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Peripheral Stem Cell Transplant in Treating Patients With Multiple Myeloma

2014-08-27 03:56:26 | BioPortfolio

Summary

RATIONALE: Peripheral blood stem cell transplant using stem cells from the patient or a donor may be able to replace immune cells that were destroyed by chemotherapy used to kill tumor cells. The donated stem cells may also help destroy any remaining cancer cells (graft-versus-tumor effect).

PURPOSE: This phase II trial is studying how well autologous peripheral stem cell transplant followed by donor peripheral stem cell transplant works in treating patients with multiple myeloma.

Description

OBJECTIVES:

- Determine whether autologous peripheral blood stem cell transplantation (PBSCT) followed by non-myeloablative allogeneic PBSCT is associated with no more than 20% treatment-related mortality rates at 6 months in patients with multiple myeloma.

- Determine the response rate of patients treated with this regimen.

- Determine the percent donor chimerism in patients treated with this regimen.

- Determine the rate of graft-vs-host disease in patients treated with this regimen.

- Determine the toxic effects of this regimen in these patients.

- Determine the disease-free and overall survival of patients treated with this regimen.

- Determine whether abnormal cytogenetics at presentation correlate with poor response in patients treated with this regimen.

OUTLINE: This is a multicenter study.

Patients receive cyclophosphamide IV over 1-2 hours on day 1 and filgrastim (G-CSF) subcutaneously (SC) beginning on day 5 and continuing until peripheral blood stem cell (PBSC) collection is complete.

Approximately 2-4 weeks after PBSC collection, patients receive melphalan IV over 15-30 minutes on day -2. Patients then undergo autologous PBSC transplantation (PBSCT) on day 0. Patients receive G-CSF SC beginning on day 5 and continuing until blood counts recover.

Approximately 2-4 months after autologous PBSCT, patients receive fludarabine IV over 30 minutes on days -7 to -3 and cyclophosphamide IV over 1 hour on days -4 to -3. Patients undergo allogeneic PBSCT on day 0. Patients receive G-CSF SC beginning on day 7 and continuing until blood counts recover.

Patients receive graft-vs-host disease (GVHD) prophylaxis comprising oral tacrolimus twice daily on days -1 to 90 followed by a taper on days 91-150 and methotrexate IV on days 1, 3, and 6.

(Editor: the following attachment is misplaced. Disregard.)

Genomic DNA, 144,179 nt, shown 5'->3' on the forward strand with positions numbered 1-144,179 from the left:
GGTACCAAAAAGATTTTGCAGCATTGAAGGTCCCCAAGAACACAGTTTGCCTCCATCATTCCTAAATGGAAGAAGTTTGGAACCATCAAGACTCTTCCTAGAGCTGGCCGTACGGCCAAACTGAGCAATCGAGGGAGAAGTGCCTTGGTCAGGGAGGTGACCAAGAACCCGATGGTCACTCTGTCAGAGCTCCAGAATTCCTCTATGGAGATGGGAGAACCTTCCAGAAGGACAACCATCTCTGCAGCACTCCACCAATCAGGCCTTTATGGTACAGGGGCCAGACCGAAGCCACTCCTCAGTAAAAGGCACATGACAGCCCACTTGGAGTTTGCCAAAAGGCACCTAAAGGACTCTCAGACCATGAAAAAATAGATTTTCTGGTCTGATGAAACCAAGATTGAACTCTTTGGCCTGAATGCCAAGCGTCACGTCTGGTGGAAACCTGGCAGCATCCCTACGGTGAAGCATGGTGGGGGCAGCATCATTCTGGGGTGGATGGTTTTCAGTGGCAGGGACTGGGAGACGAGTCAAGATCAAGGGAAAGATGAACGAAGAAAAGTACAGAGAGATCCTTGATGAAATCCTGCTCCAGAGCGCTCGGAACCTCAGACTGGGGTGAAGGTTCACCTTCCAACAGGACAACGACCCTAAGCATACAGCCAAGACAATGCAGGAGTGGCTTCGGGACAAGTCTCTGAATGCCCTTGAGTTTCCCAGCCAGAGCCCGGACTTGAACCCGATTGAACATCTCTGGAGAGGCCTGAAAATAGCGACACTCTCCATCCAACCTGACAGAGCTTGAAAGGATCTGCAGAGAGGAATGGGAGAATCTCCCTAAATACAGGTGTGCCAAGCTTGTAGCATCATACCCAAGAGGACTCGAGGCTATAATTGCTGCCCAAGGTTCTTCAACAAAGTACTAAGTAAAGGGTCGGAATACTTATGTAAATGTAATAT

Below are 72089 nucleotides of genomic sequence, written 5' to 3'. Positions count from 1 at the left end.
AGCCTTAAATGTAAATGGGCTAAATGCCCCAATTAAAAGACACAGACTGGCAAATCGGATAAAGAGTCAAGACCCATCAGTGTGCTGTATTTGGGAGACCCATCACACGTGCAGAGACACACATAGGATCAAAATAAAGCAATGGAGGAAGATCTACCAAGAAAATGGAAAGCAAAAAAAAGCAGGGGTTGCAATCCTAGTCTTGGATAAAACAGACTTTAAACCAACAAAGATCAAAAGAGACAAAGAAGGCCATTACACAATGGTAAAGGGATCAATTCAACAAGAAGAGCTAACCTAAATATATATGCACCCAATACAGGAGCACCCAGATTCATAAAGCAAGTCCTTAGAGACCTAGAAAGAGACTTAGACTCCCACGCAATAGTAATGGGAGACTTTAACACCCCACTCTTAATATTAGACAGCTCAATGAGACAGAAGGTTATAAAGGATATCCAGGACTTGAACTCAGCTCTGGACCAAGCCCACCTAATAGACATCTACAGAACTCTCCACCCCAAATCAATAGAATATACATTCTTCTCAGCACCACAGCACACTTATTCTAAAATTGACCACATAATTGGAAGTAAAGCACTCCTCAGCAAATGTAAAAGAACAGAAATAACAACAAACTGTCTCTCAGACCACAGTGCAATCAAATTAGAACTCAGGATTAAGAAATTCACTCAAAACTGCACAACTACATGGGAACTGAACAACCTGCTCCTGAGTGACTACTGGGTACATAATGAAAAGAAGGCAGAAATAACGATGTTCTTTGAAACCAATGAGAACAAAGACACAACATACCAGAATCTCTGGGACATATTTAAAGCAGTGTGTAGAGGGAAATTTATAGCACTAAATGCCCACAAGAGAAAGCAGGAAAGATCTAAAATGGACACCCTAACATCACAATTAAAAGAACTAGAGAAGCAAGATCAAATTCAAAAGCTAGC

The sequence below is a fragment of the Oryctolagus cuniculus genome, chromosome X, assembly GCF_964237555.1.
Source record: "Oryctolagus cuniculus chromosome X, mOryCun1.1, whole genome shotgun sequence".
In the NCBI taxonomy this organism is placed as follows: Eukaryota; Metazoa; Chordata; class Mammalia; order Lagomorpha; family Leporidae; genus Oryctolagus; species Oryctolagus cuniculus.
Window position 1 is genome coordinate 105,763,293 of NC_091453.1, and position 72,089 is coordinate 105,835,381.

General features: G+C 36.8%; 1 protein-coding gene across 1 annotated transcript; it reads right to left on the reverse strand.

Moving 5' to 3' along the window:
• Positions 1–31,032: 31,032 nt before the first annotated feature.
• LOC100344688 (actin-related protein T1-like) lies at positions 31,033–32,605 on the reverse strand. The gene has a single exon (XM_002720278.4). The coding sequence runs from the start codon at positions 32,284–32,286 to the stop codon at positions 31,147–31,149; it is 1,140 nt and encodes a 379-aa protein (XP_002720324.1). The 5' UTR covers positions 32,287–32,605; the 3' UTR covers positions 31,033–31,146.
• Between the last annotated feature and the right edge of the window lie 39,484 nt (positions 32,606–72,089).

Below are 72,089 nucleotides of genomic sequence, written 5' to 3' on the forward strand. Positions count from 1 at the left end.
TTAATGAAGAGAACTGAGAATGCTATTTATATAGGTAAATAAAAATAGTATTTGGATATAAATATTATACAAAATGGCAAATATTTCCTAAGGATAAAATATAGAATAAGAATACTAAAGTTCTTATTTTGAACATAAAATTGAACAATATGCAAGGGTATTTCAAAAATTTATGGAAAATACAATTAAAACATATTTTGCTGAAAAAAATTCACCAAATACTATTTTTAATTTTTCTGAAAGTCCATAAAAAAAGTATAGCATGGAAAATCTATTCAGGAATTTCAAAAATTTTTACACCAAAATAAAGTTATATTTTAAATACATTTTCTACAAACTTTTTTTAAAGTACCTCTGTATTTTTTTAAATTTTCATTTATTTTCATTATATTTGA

After day 120, patients with stable or progressive disease and no evidence of active GVHD may receive donor lymphocyte infusion (DLI) over 2 hours. Patients may receive up to 3 DLIs every 8 weeks.

Patients are followed every 3 months for 3 years, every 6 months for 5 years, and then annually for 15 years.

PROJECTED ACCRUAL: A maximum of 63 patients will be accrued for this study.

Study Design

Allocation: Non-Randomized, Endpoint Classification: Safety/Efficacy Study, Intervention Model: Single Group Assignment, Masking: Open Label, Primary Purpose: Treatment

Conditions

Multiple Myeloma

Intervention

filgrastim, CD34+ cells, cyclophosphamide, fludarabine phosphate, melphalan, methotrexate, tacrolimus

Location

UCSF Helen Diller Family Comprehensive Cancer Center
San Francisco
California
United States
94115

Status

Active, not recruiting

Source

Alliance for Clinical Trials in Oncology

Results (where available)

View Results

Links

Published on BioPortfolio: 2014-08-27T03:56:26-0400

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Medical and Biotech [MESH] Definitions

A member of the prominin family, AC133 Antigen is a 5-transmembrane antigen occurring as several isoforms produced by alternative splicing which are processed into mature forms. In humans, it is expressed as a subset of CD34 (bright) human hematopoietic stem cells and CD34 positive leukemias. Functionally, it is associated with roles in cell differentiation, proliferation, and apoptosis. Specifically, it regulates the organization of apical plasma membrane in epithelial cells, disk morphogenesis during early retinal development, MAPK and Akt signaling pathways, and in cholesterol metabolism.

An alkylating nitrogen mustard that is used as an antineoplastic in the form of the levo isomer - MELPHALAN, the racemic mixture - MERPHALAN, and the dextro isomer - MEDPHALAN; toxic to bone marrow, but little vesicant action; potential carcinogen.

Glycoproteins found on immature hematopoietic cells and endothelial cells. They are the only molecules to date whose expression within the blood system is restricted to a small number of progenitor cells in the bone marrow.

Precursor of an alkylating nitrogen mustard antineoplastic and immunosuppressive agent that must be activated in the LIVER to form the active aldophosphamide. It has been used in the treatment of LYMPHOMA and LEUKEMIA. Its side effect, ALOPECIA, has been used for defleecing sheep. Cyclophosphamide may also cause sterility, birth defects, mutations, and cancer.

An enzyme of the transferase class that catalyzes the conversion of sedoheptulose 7-phosphate and D-glyceraldehyde 3-phosphate to D-ribose 5-phosphate and D-xylulose 5-phosphate in the PENTOSE PHOSPHATE PATHWAY. (Dorland, 27th ed) EC 2.2.1.1.

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